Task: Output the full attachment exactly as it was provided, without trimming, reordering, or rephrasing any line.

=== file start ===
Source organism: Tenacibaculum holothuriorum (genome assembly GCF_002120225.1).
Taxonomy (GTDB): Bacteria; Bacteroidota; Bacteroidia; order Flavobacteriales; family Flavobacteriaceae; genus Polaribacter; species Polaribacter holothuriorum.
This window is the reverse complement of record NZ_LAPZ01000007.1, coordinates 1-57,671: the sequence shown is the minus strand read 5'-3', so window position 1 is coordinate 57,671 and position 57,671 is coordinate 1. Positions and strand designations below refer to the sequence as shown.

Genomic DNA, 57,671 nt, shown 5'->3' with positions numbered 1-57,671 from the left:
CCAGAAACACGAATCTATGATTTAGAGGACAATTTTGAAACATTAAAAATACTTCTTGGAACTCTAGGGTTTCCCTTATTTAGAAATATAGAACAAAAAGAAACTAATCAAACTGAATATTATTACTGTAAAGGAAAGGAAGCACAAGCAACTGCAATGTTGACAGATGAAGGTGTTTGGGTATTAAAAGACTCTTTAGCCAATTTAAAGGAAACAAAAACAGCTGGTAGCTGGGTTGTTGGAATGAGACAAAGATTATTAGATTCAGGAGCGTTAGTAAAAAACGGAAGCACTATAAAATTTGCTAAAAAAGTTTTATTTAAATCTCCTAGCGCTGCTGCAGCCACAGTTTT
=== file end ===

Source organism: Tenacibaculum holothuriorum (genome assembly GCF_002120225.1).
Taxonomy (GTDB): Bacteria; Bacteroidota; Bacteroidia; order Flavobacteriales; family Flavobacteriaceae; genus Polaribacter; species Polaribacter holothuriorum.
This window is the reverse complement of record NZ_LAPZ01000007.1, coordinates 1-57,671: the sequence shown is the minus strand read 5'-3', so window position 1 is coordinate 57,671 and position 57,671 is coordinate 1. Positions and strand designations below refer to the sequence as shown.

Genomic DNA, 57,671 nt, shown 5'->3' with positions numbered 1-57,671 from the left:
CCAGAAACACGAATCTATGATTTAGAGGACAATTTTGAAACATTAAAAATACTTCTTGGAACTCTAGGGTTTCCCTTATTTAGAAATATAGAACAAAAAGAAACTAATCAAACTGAATATTATTACTGTAAAGGAAAGGAAGCACAAGCAACTGCAATGTTGACAGATGAAGGTGTTTGGGTATTAAAAGACTCTTTAGCCAATTTAAAGGAAACAAAAACAGCTGGTAGCTGGGTTGTTGGAATGAGACAAAGATTATTAGATTCAGGAGCGTTAGTAAAAAACGGAAGCACTATAAAATTTGCTAAAAAAGTTTTATTTAAATCTCCTAGCGCTGCTGCAGCCACAGTTTT